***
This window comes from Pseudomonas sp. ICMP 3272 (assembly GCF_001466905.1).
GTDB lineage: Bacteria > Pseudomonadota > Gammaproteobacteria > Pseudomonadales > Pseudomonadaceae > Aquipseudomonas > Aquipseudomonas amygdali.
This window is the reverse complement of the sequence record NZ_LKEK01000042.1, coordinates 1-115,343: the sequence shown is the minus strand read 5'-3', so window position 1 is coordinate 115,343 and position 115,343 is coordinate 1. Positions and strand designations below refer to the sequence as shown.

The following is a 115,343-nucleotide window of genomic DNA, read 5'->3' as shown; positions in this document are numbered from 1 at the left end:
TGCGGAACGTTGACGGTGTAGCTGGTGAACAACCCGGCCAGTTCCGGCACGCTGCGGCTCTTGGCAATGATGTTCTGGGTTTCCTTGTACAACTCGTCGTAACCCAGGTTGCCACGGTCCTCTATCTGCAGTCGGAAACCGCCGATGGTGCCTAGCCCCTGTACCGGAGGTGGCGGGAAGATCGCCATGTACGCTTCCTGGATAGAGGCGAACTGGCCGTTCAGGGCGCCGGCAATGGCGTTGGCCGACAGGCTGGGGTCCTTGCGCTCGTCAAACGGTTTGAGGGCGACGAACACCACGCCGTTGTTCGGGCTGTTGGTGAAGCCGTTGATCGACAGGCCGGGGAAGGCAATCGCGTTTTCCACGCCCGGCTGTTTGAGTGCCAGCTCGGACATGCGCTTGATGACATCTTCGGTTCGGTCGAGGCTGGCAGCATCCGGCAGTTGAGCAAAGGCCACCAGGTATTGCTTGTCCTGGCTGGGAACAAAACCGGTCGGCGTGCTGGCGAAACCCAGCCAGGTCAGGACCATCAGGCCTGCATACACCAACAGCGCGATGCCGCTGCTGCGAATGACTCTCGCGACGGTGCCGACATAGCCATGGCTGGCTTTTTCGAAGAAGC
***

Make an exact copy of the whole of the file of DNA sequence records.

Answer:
This window comes from Pseudomonas sp. ICMP 3272 (assembly GCF_001466905.1).
GTDB lineage: Bacteria > Pseudomonadota > Gammaproteobacteria > Pseudomonadales > Pseudomonadaceae > Aquipseudomonas > Aquipseudomonas amygdali.
This window is the reverse complement of the sequence record NZ_LKEK01000042.1, coordinates 1-115,343: the sequence shown is the minus strand read 5'-3', so window position 1 is coordinate 115,343 and position 115,343 is coordinate 1. Positions and strand designations below refer to the sequence as shown.

The following is a 115,343-nucleotide window of genomic DNA, read 5'->3' as shown; positions in this document are numbered from 1 at the left end:
TGCGGAACGTTGACGGTGTAGCTGGTGAACAACCCGGCCAGTTCCGGCACGCTGCGGCTCTTGGCAATGATGTTCTGGGTTTCCTTGTACAACTCGTCGTAACCCAGGTTGCCACGGTCCTCTATCTGCAGTCGGAAACCGCCGATGGTGCCTAGCCCCTGTACCGGAGGTGGCGGGAAGATCGCCATGTACGCTTCCTGGATAGAGGCGAACTGGCCGTTCAGGGCGCCGGCAATGGCGTTGGCCGACAGGCTGGGGTCCTTGCGCTCGTCAAACGGTTTGAGGGCGACGAACACCACGCCGTTGTTCGGGCTGTTGGTGAAGCCGTTGATCGACAGGCCGGGGAAGGCAATCGCGTTTTCCACGCCCGGCTGTTTGAGTGCCAGCTCGGACATGCGCTTGATGACATCTTCGGTTCGGTCGAGGCTGGCAGCATCCGGCAGTTGAGCAAAGGCCACCAGGTATTGCTTGTCCTGGCTGGGAACAAAACCGGTCGGCGTGCTGGCGAAACCCAGCCAGGTCAGGACCATCAGGCCTGCATACACCAACAGCGCGATGCCGCTGCTGCGAATGACTCTCGCGACGGTGCCGACATAGCCATGGCTGGCTTTTTCGAAGAAGC